6914_isi_klinsmannjurgen_usmntjd060714101 John Dorton/isiphotos.com
Post-Game Analysis

Will This Gift Keep Giving? U.S. Tries Christmas Tree

Jurgen Klinsmann says formations don't matter, but the 4-3-2-1 setup used against Nigeria on Saturday certainly seemed to work. ASN's Mike McCall has more from the mixed zone.

BY Mike McCall Posted
June 09, 2014
10:16 AM
JACKSONVILLE, Fla.— From an outside perspective, the most interesting part of the U.S. national team’s Send-Off Series was that it provided ample fodder for an ongoing discussion about what the squad will look like when it takes the field in Brazil.

Who would win key position battles in the midfield and defense? Would Landon Donovan’s absence matter? Would the Americans come out in a 4-2-3-1 formation, as had seemingly become their trademark? Or, in an obvious tribute to the rapper Jay-Z, would Jurgen Klinsmann throw up a diamond in his midfield as part of a 4-4-2?

There will be no concrete answers until the U.S. suits up against Ghana on June 16, but Saturday’s 2-1 win over Nigeria certainly seemed to provide an enormous clue.

Following his statement that formation talk is “useless,” Klinsmann pulled a surprise by naming a squad with three central midfielders — Michael Bradley, Jermaine Jones and Kyle Beckerman — that felt reminiscent of the early days of his U.S. tenure.

This was a free-flowing formation, operating as a 4-3-2-1 in defense and offering a range of options going forward.

Beckerman manned central midfield in front of the back four, flanked by Jones on his left and Bedoya on his right. Ahead of them, Bradley worked alongside forwards Clint Dempsey and Jozy Altidore, who took turns playing up top.

The tactical adjustment was borne out of necessity, Klinsmann said, after his team conceded too much open space in a 2-1 win over Turkey. If that was an issue against the Turks — who will be watching the World Cup from home — what would happen against powers like Germany and Portugal?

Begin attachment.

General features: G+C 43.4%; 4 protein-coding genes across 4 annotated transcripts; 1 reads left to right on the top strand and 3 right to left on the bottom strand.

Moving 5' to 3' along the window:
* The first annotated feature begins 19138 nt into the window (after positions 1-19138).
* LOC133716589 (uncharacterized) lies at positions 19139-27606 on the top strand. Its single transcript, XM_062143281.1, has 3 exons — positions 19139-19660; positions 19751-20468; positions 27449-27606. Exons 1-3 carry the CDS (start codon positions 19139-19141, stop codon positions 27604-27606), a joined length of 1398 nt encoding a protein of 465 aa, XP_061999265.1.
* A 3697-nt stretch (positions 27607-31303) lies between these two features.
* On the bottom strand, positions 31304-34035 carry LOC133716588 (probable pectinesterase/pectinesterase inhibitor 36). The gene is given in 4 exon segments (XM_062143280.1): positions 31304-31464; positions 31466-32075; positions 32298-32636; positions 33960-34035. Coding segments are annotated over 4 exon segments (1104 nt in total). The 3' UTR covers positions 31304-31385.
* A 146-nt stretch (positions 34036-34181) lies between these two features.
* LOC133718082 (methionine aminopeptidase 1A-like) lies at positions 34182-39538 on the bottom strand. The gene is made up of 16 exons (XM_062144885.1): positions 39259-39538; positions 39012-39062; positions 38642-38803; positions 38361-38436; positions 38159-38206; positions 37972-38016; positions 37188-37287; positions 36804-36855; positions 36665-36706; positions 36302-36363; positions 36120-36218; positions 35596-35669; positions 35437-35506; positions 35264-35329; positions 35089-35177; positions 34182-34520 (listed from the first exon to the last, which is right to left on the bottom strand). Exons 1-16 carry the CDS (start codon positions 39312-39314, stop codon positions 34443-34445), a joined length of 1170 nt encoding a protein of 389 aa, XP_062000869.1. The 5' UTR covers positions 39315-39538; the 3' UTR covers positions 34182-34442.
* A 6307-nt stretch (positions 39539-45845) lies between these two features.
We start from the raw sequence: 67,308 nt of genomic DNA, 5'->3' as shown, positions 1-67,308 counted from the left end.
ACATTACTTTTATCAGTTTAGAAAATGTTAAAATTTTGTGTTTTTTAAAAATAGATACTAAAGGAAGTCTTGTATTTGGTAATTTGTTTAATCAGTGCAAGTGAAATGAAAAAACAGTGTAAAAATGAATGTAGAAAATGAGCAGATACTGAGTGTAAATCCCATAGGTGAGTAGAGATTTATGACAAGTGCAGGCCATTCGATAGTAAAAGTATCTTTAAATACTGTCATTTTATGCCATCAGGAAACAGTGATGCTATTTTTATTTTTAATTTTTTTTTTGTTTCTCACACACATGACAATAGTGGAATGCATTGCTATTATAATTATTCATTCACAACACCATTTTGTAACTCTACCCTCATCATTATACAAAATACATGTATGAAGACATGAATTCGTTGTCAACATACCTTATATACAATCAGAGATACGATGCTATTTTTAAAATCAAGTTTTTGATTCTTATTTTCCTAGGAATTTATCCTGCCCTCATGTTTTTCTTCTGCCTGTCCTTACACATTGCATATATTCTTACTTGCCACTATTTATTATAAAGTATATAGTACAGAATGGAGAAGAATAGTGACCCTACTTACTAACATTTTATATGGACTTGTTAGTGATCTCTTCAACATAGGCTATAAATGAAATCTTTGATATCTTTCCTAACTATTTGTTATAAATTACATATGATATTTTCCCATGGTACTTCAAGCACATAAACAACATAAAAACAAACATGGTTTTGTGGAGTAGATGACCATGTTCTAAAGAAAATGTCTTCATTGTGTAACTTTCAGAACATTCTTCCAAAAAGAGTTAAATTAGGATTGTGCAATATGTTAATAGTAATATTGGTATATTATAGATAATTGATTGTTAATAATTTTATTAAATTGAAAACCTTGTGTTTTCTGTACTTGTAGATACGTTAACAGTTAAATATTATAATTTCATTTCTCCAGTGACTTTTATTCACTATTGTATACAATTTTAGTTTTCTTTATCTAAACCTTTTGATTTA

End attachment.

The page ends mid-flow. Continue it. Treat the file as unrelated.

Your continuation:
“We have to make the space as tight as possible. That’s just the way it is,” Klinsmann said, adding that compactness was the theme ahead of the Nigeria match.

The message took hold.

Nigeria had much less room to roam than Turkey, and while there were still some miscues, the U.S. defended capably.

“Our main focus was, ‘Hey, we’re going to play against these good teams (in Brazil), they’re going to have possession at times,’ and it was about not letting them be dangerous,” Beckerman said. “There were times, especially in the first 20 minutes, where they had a lot of possession but they weren’t dangerous. So it seemed to work, what we worked on this week. … It was all about watching each other’s back.”

Now, to Klinsmann’s point, the improved U.S. performance owed more to personnel and hustle than the formation itself, but the 4-3-2-1 served as the vehicle to deliver what may be the right combination of players.

It was like a sturdy Christmas Tree, but with lower branches that morphed into the rocket-laden arms of a Transformer robot.